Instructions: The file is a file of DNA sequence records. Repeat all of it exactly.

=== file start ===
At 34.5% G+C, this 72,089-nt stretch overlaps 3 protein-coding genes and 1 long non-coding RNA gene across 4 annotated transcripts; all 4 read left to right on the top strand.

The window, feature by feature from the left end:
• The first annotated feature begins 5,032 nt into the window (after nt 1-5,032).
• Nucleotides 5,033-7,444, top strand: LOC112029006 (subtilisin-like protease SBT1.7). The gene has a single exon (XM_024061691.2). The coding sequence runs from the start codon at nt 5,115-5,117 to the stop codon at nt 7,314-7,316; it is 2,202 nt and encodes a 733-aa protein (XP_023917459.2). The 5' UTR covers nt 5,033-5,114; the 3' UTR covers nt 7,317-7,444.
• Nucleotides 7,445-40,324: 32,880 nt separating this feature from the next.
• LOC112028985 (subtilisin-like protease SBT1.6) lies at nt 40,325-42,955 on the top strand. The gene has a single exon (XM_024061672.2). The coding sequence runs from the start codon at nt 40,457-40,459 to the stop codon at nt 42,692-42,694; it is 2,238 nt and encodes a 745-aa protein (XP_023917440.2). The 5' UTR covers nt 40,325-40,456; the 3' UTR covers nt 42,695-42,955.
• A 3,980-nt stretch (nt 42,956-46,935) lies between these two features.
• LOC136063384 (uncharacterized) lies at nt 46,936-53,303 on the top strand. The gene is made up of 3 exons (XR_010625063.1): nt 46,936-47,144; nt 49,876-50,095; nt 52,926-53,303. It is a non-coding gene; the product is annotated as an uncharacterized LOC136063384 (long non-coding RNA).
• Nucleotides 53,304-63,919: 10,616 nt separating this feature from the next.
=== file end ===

At 34.5% G+C, this 72,089-nt stretch overlaps 3 protein-coding genes and 1 long non-coding RNA gene across 4 annotated transcripts; all 4 read left to right on the top strand.

The window, feature by feature from the left end:
• The first annotated feature begins 5,032 nt into the window (after nt 1-5,032).
• Nucleotides 5,033-7,444, top strand: LOC112029006 (subtilisin-like protease SBT1.7). The gene has a single exon (XM_024061691.2). The coding sequence runs from the start codon at nt 5,115-5,117 to the stop codon at nt 7,314-7,316; it is 2,202 nt and encodes a 733-aa protein (XP_023917459.2). The 5' UTR covers nt 5,033-5,114; the 3' UTR covers nt 7,317-7,444.
• Nucleotides 7,445-40,324: 32,880 nt separating this feature from the next.
• LOC112028985 (subtilisin-like protease SBT1.6) lies at nt 40,325-42,955 on the top strand. The gene has a single exon (XM_024061672.2). The coding sequence runs from the start codon at nt 40,457-40,459 to the stop codon at nt 42,692-42,694; it is 2,238 nt and encodes a 745-aa protein (XP_023917440.2). The 5' UTR covers nt 40,325-40,456; the 3' UTR covers nt 42,695-42,955.
• A 3,980-nt stretch (nt 42,956-46,935) lies between these two features.
• LOC136063384 (uncharacterized) lies at nt 46,936-53,303 on the top strand. The gene is made up of 3 exons (XR_010625063.1): nt 46,936-47,144; nt 49,876-50,095; nt 52,926-53,303. It is a non-coding gene; the product is annotated as an uncharacterized LOC136063384 (long non-coding RNA).
• Nucleotides 53,304-63,919: 10,616 nt separating this feature from the next.